§ MR. HIBBERT
said, if some intermediate establishment could be arranged for by counties, or combination of counties, no doubt they might be able to transfer to them less serious cases, and this would make room for cases which it was desirable should be treated separately in asylums. The magistrates in one county had established an asylum for chronic cases, which was worked at a small cost as compared with other institutions of the kind.
§ MR. DILLWYN
said, he hoped his hon. Friend opposite (Mr. Stanley Leigh-ton) would continue to urge upon the Government the necessity of dealing with the large and important question of Lunacy Reform. He would not go into the question of the Vote, but would simply observe that the Government were to blame for the long delay which had occurred in dealing with this subject. He had himself taken up the question; but he did not expect that much good would result from his endeavour, because he was sure that real improvement must come from the Government of the day.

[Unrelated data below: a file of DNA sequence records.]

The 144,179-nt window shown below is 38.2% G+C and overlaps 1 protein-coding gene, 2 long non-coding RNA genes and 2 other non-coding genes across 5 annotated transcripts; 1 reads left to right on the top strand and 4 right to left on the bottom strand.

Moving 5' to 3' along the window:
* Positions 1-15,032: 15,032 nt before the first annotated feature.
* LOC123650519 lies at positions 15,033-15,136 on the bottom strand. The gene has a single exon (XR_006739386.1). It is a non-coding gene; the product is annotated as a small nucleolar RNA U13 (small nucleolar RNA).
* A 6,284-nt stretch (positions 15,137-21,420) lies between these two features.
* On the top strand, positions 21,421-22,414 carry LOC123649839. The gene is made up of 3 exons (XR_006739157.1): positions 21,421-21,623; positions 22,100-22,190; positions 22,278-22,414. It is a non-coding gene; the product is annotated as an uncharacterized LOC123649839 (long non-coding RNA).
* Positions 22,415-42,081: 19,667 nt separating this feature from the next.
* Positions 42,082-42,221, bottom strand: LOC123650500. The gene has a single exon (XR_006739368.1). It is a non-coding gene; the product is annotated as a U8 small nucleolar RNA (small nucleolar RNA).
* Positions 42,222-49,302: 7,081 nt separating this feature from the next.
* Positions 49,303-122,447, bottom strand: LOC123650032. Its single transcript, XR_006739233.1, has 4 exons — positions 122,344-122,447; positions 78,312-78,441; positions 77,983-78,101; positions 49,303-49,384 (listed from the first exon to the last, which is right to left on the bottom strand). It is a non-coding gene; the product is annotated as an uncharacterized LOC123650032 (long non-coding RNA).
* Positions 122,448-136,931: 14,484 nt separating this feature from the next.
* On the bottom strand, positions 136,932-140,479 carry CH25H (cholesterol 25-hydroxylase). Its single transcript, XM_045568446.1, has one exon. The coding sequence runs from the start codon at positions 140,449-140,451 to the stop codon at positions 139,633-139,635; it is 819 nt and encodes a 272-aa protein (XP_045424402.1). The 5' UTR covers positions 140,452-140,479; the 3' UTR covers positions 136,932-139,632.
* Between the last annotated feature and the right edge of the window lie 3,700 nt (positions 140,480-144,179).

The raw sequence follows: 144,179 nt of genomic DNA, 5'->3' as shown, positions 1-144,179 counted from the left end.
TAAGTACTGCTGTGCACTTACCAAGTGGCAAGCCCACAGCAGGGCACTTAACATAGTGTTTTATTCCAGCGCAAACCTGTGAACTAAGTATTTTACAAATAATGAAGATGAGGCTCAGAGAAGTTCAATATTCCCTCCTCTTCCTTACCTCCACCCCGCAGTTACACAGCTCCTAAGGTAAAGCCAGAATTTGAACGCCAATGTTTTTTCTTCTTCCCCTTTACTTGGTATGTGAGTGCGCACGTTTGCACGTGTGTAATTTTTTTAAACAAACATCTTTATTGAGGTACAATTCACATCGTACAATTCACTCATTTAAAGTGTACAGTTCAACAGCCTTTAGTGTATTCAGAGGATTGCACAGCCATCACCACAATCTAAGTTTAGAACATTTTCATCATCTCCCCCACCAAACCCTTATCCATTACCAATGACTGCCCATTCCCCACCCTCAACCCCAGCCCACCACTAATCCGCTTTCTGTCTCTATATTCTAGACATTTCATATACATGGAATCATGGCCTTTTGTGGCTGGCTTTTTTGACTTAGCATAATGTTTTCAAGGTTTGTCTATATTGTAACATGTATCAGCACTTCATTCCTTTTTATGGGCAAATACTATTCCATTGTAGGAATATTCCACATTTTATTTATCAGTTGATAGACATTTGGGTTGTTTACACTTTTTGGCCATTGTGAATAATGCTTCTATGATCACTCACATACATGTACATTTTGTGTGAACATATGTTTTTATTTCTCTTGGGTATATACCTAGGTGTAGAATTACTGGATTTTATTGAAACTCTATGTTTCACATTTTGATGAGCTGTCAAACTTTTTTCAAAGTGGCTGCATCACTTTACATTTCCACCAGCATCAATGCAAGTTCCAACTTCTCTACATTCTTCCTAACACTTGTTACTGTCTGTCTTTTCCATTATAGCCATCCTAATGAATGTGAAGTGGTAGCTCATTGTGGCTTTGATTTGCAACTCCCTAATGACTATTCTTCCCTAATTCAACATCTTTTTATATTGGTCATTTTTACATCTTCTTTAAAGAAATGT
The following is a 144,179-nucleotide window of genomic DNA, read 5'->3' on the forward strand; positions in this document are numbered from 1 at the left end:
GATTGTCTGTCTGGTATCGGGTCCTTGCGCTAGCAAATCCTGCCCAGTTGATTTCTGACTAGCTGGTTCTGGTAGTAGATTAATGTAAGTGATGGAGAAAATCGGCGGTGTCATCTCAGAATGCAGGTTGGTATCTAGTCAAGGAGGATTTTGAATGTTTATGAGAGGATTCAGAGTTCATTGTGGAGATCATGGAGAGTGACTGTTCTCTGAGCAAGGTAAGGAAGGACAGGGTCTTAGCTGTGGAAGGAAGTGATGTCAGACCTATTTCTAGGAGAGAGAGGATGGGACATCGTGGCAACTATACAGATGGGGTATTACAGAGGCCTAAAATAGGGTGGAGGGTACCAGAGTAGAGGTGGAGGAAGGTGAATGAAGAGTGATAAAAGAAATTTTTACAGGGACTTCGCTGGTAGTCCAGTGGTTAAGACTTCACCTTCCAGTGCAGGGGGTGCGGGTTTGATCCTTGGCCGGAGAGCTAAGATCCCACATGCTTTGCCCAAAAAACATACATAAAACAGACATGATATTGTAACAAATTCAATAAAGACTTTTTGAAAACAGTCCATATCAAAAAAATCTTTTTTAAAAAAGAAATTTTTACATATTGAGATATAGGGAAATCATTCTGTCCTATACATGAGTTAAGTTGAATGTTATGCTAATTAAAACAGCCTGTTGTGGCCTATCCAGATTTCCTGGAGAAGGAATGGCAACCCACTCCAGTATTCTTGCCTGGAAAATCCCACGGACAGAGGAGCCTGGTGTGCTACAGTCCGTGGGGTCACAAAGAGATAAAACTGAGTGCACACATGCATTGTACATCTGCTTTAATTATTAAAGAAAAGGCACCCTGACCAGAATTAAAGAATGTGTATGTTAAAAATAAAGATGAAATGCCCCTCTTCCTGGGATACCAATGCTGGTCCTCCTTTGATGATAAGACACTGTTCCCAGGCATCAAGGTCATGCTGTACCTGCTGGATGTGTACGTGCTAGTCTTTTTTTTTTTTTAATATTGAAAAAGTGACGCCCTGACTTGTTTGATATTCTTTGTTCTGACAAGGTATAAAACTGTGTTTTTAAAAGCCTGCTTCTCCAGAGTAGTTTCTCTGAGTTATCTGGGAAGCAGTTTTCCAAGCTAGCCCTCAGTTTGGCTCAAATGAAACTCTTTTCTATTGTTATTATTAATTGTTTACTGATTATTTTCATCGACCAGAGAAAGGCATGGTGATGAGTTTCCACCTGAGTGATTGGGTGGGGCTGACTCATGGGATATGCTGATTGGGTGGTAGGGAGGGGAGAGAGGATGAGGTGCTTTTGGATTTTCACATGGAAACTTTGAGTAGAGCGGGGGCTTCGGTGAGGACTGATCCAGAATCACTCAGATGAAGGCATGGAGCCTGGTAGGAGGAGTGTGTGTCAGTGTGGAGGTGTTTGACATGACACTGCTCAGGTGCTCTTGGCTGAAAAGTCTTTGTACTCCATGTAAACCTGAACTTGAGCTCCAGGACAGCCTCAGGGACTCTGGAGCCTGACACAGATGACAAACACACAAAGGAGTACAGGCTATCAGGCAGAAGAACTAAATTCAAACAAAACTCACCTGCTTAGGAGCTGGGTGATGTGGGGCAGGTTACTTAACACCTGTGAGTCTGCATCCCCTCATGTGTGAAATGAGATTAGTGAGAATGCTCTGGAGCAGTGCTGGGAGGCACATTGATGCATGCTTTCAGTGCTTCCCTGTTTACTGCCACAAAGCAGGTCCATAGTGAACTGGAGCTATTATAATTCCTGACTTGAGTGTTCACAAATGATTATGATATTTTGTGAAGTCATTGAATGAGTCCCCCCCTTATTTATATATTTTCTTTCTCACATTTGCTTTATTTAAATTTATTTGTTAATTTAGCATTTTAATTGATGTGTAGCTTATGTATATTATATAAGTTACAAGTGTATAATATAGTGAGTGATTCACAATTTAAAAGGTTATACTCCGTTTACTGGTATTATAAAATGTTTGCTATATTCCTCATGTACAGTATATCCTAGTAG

§ MR. SCLATER-BOOTH
said, he had twice made a proposal to Parliament, which would have had the effect of carrying out the view of the hon. Gentleman opposite (Mr. Hibbert).
§ Vote agreed to.
§ (2.) £42,207, to complete the sum for the Mint, including Coinage.
§ MR. W. H. SMITH